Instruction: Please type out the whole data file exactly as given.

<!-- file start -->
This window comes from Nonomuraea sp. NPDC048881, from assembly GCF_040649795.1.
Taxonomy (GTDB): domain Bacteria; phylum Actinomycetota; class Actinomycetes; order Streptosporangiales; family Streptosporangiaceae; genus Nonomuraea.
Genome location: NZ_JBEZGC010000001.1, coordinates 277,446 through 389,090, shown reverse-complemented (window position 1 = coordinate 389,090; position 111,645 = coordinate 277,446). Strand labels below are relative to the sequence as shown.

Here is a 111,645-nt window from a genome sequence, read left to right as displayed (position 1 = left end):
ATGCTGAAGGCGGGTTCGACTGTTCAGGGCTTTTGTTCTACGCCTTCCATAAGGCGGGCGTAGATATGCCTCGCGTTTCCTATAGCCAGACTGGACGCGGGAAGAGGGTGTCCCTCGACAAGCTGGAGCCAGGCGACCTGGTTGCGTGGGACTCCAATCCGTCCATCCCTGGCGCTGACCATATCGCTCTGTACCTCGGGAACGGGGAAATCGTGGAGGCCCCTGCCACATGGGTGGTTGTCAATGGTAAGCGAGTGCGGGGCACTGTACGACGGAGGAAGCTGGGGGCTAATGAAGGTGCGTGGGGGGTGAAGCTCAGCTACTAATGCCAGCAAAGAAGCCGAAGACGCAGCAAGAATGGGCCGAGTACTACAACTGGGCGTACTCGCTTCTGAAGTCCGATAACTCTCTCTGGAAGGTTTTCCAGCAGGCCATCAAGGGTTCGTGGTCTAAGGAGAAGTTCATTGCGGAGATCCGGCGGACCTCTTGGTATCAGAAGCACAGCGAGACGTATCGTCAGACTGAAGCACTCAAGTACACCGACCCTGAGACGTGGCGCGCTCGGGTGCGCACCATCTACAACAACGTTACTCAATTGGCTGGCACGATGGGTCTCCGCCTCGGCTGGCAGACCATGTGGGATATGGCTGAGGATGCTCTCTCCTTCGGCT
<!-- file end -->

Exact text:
This window comes from Nonomuraea sp. NPDC048881, from assembly GCF_040649795.1.
Taxonomy (GTDB): domain Bacteria; phylum Actinomycetota; class Actinomycetes; order Streptosporangiales; family Streptosporangiaceae; genus Nonomuraea.
Genome location: NZ_JBEZGC010000001.1, coordinates 277,446 through 389,090, shown reverse-complemented (window position 1 = coordinate 389,090; position 111,645 = coordinate 277,446). Strand labels below are relative to the sequence as shown.

Here is a 111,645-nt window from a genome sequence, read left to right as displayed (position 1 = left end):
ATGCTGAAGGCGGGTTCGACTGTTCAGGGCTTTTGTTCTACGCCTTCCATAAGGCGGGCGTAGATATGCCTCGCGTTTCCTATAGCCAGACTGGACGCGGGAAGAGGGTGTCCCTCGACAAGCTGGAGCCAGGCGACCTGGTTGCGTGGGACTCCAATCCGTCCATCCCTGGCGCTGACCATATCGCTCTGTACCTCGGGAACGGGGAAATCGTGGAGGCCCCTGCCACATGGGTGGTTGTCAATGGTAAGCGAGTGCGGGGCACTGTACGACGGAGGAAGCTGGGGGCTAATGAAGGTGCGTGGGGGGTGAAGCTCAGCTACTAATGCCAGCAAAGAAGCCGAAGACGCAGCAAGAATGGGCCGAGTACTACAACTGGGCGTACTCGCTTCTGAAGTCCGATAACTCTCTCTGGAAGGTTTTCCAGCAGGCCATCAAGGGTTCGTGGTCTAAGGAGAAGTTCATTGCGGAGATCCGGCGGACCTCTTGGTATCAGAAGCACAGCGAGACGTATCGTCAGACTGAAGCACTCAAGTACACCGACCCTGAGACGTGGCGCGCTCGGGTGCGCACCATCTACAACAACGTTACTCAATTGGCTGGCACGATGGGTCTCCGCCTCGGCTGGCAGACCATGTGGGATATGGCTGAGGATGCTCTCTCCTTCGGCT